Isn’t oBike the future of transportation?

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The announcement of the discontinuation of oBike in Singapore has caused a great hoo-ha in the community. 

oBike’s announcement on Facebook last Monday was swamped with hundreds of furious messages from Singaporeans asking for the S$49 deposit back, using the hashtag #refundmydeposit.

Later again, oBike users from other countries have also been putting a question on the same matter of such in Malaysia. When oBike service was launched in Malaysia back in 2017, it was claimed to be Malaysia’s first and largest dockless bike-sharing platform. However, with the act of misuse and vandalism of oBike, it has been rather evident to notice an air of pessimism over the future of the bike-sharing scene here.

photo credits: oBike’s Facebook

Recently, oBike users in Malaysia are also going on about the oBike scam here as oBike has removed its Refund button from their app. 

In fact, the benefits of bike sharing schemes include transport flexibility, reductions to vehicle emissions, health benefits, reduced fuel consumption and financial savings.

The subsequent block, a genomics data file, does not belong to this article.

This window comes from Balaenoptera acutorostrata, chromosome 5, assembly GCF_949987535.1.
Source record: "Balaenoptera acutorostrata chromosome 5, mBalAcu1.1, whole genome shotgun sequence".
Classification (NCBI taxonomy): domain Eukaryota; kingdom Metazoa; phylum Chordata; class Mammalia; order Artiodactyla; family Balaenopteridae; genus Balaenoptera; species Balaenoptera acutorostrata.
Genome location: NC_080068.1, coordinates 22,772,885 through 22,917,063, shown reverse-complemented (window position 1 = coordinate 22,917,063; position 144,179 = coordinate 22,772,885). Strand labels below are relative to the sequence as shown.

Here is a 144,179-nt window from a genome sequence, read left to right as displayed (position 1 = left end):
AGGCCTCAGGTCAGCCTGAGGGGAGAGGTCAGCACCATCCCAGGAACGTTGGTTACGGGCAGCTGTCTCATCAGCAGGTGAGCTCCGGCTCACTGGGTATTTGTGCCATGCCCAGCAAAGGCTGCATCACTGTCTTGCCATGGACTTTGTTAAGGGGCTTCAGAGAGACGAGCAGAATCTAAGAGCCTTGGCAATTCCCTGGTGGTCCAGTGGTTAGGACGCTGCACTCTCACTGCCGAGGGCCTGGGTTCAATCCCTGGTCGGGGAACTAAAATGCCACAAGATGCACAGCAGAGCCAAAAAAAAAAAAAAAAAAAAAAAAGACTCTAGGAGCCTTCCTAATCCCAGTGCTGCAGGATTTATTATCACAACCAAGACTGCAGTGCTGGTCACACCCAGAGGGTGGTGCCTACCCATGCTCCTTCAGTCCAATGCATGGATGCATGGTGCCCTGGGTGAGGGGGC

Accessibility and affordability help to promote the concept of a bike share system as a win-win for anyone. In short, bike share program benefits not only the users but the city or the community as a whole.

However, The Business Times revealed that oBike brought in S$912,668 in revenue, but recorded some S$4.25 million in losses. The company has, since early this year, been grappling with cash flow problems, including its having run up a loss of more than S$4 million last year and owing various service providers months of fees. It also owes “several months of fees” to Ruder Finn, a public relations agency in Singapore.

Questions: Will “oBike scam” be resolved soon in Malaysia? Will oBike remain the future of transportation?

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